Second India blackout in two days

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Half of India's 1.2 billion people were without power on Tuesday as the grids covering a dozen states broke down, the second major blackout in as many days and an embarrassment for the government as it struggles to revive economic growth.

Stretching from Assam, near China, to the Himalayas and the deserts of Rajasthan, the power cut was the worst to hit India in more than a decade.

Trains were stranded in Kolkata and Delhi and thousands of people poured out of the sweltering capital's modern metro system when it ground to a halt at lunchtime. Office buildings switched to diesel generators and traffic jammed the roads.

“We'll have to wait for an hour or hour and a half, but till then we're trying to restore metro, railway and other essential services,” Power Minister Sushilkumar Shinde told reporters.

More than a dozen states with a total population of 670 million people were without power, with the lights out even at major hospitals in Kolkata.

Shinde blamed the system collapse on some states drawing more than their share of electricity from the overstretched grid. Asia's third-largest economy suffers a peak-hour power deficit of about 10 percent, dragging on economic growth.

“This is the second day that something like this has happened. I've given instructions that whoever overdraws power will be punished.”

The country's southern and western grids were supplying power to help restore services, officials said.

The problem has been made worse by weak a monsoon in agricultural states such as wheat-belt Punjab and Uttar Pradesh in the Ganges plains, which has a larger population than Brazil. With less rain to irrigate crops, more farmers resort to electric pumps to draw water from wells.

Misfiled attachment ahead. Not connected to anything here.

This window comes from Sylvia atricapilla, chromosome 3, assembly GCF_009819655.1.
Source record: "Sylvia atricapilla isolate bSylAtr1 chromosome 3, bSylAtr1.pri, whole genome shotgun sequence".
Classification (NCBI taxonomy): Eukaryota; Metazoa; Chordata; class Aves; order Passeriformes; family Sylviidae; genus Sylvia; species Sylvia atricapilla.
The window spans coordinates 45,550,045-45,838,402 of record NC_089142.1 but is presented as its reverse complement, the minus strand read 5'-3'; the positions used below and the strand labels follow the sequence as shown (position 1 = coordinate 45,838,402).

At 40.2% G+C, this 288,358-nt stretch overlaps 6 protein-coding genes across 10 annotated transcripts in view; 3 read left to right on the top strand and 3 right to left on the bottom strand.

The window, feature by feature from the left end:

Power shortages and a creaky road and rail network have weighed heavily on the country's efforts to industrialize. Grappling with the slowest economic growth in nine years, Delhi recently scaled back a target to pump $1 trillion into infrastructure over the next five years.

Major industries have dedicated power plants or large diesel generators and are shielded from outages - but the inconsistent supply hits investment and disrupts small businesses.

High consumption of heavily subsidised diesel by farmers and businesses has fuelled a gaping fiscal deficit that the government has vowed to tackle to restore confidence in the economy. But the poor monsoon means a subsidy cut is politically difficult.

On Tuesday, the central bank cut its economic growth outlook for the fiscal year that ends in March to 6.5 percent, from the 7.3 percent assumption made in April, putting its outlook closer to that of many private economists. - Reuters


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